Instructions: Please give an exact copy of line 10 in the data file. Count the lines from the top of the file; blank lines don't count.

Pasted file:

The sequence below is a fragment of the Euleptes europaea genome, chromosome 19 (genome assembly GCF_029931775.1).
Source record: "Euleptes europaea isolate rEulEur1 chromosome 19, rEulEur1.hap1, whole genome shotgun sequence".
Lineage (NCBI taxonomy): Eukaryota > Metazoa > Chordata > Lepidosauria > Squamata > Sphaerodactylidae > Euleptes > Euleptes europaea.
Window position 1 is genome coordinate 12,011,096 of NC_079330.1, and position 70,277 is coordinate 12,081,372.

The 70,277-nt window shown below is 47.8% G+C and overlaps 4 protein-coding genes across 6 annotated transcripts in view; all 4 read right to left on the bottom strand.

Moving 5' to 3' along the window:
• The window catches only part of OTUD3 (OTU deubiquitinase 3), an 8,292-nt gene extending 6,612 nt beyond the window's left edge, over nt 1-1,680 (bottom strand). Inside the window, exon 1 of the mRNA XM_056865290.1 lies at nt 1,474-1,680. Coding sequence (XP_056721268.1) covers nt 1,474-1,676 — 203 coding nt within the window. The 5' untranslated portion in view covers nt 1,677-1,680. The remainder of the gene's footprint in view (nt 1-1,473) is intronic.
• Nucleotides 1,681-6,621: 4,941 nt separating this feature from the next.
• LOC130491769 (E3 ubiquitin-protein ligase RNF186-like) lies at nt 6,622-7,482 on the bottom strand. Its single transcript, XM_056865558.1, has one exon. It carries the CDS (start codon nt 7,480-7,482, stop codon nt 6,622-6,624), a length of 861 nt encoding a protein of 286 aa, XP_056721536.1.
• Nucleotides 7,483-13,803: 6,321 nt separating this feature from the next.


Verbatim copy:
• Nucleotides 7,483-13,803: 6,321 nt separating this feature from the next.